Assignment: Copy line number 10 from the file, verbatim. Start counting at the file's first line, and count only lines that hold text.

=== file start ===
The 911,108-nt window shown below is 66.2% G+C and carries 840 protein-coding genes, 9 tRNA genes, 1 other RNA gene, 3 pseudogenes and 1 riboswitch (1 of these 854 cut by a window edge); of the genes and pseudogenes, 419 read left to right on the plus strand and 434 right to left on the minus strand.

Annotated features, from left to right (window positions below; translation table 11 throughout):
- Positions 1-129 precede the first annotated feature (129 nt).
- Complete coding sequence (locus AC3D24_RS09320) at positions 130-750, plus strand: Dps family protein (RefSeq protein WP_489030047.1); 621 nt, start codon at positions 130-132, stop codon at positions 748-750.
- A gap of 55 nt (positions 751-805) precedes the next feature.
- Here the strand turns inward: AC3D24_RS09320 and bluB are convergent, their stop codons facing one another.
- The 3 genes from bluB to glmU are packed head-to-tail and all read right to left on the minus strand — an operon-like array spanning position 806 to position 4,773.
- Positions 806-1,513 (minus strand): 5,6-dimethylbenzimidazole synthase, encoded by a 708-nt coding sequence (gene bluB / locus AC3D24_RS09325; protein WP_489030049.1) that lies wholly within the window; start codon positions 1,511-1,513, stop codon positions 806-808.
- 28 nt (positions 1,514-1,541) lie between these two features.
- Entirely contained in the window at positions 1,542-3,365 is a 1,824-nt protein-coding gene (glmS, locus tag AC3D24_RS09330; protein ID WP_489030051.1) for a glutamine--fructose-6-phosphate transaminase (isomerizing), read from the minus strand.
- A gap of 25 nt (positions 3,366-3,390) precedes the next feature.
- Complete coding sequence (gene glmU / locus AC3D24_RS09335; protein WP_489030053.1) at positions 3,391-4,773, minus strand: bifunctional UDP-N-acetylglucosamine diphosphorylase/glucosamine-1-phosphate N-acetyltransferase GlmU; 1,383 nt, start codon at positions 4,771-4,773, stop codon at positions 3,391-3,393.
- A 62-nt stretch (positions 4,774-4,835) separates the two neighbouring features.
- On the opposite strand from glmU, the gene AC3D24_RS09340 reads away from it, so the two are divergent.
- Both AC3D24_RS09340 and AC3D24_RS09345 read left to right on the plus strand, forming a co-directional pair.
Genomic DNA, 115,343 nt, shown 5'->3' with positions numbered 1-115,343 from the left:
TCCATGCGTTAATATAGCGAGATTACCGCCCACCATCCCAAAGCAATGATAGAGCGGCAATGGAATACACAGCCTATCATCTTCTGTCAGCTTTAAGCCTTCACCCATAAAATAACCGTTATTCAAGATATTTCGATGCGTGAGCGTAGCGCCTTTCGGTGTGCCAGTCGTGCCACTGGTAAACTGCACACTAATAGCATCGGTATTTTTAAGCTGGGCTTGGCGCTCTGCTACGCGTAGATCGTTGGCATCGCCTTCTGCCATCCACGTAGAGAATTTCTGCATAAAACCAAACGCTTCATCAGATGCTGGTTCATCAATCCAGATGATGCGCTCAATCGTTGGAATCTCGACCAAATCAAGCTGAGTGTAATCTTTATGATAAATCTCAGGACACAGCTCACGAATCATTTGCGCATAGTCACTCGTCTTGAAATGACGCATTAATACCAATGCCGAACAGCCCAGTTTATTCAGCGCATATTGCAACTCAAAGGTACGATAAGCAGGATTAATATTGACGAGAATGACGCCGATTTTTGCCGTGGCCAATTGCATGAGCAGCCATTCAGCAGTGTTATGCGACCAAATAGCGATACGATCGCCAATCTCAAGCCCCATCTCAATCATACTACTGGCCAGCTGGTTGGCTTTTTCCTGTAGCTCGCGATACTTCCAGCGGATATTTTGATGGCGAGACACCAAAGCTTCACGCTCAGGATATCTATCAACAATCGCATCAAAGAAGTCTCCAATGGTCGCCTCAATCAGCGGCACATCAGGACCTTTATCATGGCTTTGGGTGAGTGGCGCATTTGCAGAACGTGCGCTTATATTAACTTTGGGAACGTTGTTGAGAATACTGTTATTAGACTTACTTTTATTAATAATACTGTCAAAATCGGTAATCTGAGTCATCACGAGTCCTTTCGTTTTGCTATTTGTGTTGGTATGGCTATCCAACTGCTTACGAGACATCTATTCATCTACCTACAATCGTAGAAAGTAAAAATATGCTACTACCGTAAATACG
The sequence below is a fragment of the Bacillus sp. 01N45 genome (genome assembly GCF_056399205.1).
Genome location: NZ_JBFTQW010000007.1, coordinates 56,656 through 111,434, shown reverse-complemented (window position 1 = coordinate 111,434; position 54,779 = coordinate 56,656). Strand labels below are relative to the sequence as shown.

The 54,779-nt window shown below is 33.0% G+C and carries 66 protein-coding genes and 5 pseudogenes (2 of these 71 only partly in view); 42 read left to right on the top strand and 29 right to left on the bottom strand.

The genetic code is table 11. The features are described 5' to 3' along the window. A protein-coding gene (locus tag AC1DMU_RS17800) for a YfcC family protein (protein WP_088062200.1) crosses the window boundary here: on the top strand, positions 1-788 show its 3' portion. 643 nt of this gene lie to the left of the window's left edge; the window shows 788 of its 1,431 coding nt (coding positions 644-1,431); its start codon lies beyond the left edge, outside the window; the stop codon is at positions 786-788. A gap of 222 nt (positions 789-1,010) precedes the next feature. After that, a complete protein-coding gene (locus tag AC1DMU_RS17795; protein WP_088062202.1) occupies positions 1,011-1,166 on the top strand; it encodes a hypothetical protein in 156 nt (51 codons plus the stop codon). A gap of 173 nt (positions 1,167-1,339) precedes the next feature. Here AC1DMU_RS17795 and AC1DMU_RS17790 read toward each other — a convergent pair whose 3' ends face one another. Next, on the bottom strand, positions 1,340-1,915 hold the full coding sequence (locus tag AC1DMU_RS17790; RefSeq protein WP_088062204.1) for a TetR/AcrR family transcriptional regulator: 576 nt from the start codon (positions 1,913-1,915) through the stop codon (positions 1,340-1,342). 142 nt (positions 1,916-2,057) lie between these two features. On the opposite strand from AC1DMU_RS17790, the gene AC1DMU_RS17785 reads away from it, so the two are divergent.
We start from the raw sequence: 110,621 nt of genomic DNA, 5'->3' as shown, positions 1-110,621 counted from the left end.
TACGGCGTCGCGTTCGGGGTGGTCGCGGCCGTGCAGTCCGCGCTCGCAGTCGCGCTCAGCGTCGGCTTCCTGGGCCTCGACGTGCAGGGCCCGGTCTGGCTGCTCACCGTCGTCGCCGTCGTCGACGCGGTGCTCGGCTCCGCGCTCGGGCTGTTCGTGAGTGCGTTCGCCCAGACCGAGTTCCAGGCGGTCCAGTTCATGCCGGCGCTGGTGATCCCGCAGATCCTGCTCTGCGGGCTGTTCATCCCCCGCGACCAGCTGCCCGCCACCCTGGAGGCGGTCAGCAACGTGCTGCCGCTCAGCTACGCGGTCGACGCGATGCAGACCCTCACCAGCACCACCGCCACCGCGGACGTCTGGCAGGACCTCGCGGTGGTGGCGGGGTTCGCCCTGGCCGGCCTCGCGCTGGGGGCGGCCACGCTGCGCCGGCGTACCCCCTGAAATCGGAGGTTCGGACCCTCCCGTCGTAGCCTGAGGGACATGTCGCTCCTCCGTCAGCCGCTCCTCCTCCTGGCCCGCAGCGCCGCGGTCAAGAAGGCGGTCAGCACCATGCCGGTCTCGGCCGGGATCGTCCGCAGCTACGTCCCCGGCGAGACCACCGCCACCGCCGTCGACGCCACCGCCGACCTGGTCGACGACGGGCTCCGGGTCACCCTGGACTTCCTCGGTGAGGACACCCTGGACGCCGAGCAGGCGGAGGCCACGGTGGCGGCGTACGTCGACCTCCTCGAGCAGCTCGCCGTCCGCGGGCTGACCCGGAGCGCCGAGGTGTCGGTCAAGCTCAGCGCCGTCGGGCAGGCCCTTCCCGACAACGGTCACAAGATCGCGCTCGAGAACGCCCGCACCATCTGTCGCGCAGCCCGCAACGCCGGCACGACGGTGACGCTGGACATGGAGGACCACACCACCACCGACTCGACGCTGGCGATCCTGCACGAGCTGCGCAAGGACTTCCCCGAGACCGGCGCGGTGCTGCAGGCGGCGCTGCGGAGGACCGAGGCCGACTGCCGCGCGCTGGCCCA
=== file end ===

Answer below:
- Entirely contained in the window at positions 1,542-3,365 is a 1,824-nt protein-coding gene (glmS, locus tag AC3D24_RS09330; protein ID WP_489030051.1) for a glutamine--fructose-6-phosphate transaminase (isomerizing), read from the minus strand.